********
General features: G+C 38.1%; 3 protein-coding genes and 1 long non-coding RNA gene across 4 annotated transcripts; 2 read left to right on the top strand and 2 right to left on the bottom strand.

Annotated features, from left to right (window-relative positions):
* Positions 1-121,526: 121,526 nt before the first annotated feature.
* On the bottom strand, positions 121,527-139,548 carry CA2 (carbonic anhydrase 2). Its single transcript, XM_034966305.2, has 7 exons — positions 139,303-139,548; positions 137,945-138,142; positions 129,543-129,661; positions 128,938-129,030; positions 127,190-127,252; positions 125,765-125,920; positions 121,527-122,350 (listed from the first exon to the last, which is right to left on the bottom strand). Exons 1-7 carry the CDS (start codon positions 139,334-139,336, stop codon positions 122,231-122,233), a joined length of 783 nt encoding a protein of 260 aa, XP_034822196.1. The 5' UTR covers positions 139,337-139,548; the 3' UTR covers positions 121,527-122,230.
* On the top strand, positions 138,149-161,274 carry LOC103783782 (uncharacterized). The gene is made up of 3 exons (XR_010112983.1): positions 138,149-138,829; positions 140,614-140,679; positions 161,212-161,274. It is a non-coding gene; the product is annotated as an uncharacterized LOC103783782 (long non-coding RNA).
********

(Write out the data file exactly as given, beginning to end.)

General features: G+C 38.1%; 3 protein-coding genes and 1 long non-coding RNA gene across 4 annotated transcripts; 2 read left to right on the top strand and 2 right to left on the bottom strand.

Annotated features, from left to right (window-relative positions):
* Positions 1-121,526: 121,526 nt before the first annotated feature.
* On the bottom strand, positions 121,527-139,548 carry CA2 (carbonic anhydrase 2). Its single transcript, XM_034966305.2, has 7 exons — positions 139,303-139,548; positions 137,945-138,142; positions 129,543-129,661; positions 128,938-129,030; positions 127,190-127,252; positions 125,765-125,920; positions 121,527-122,350 (listed from the first exon to the last, which is right to left on the bottom strand). Exons 1-7 carry the CDS (start codon positions 139,334-139,336, stop codon positions 122,231-122,233), a joined length of 783 nt encoding a protein of 260 aa, XP_034822196.1. The 5' UTR covers positions 139,337-139,548; the 3' UTR covers positions 121,527-122,230.
* On the top strand, positions 138,149-161,274 carry LOC103783782 (uncharacterized). The gene is made up of 3 exons (XR_010112983.1): positions 138,149-138,829; positions 140,614-140,679; positions 161,212-161,274. It is a non-coding gene; the product is annotated as an uncharacterized LOC103783782 (long non-coding RNA).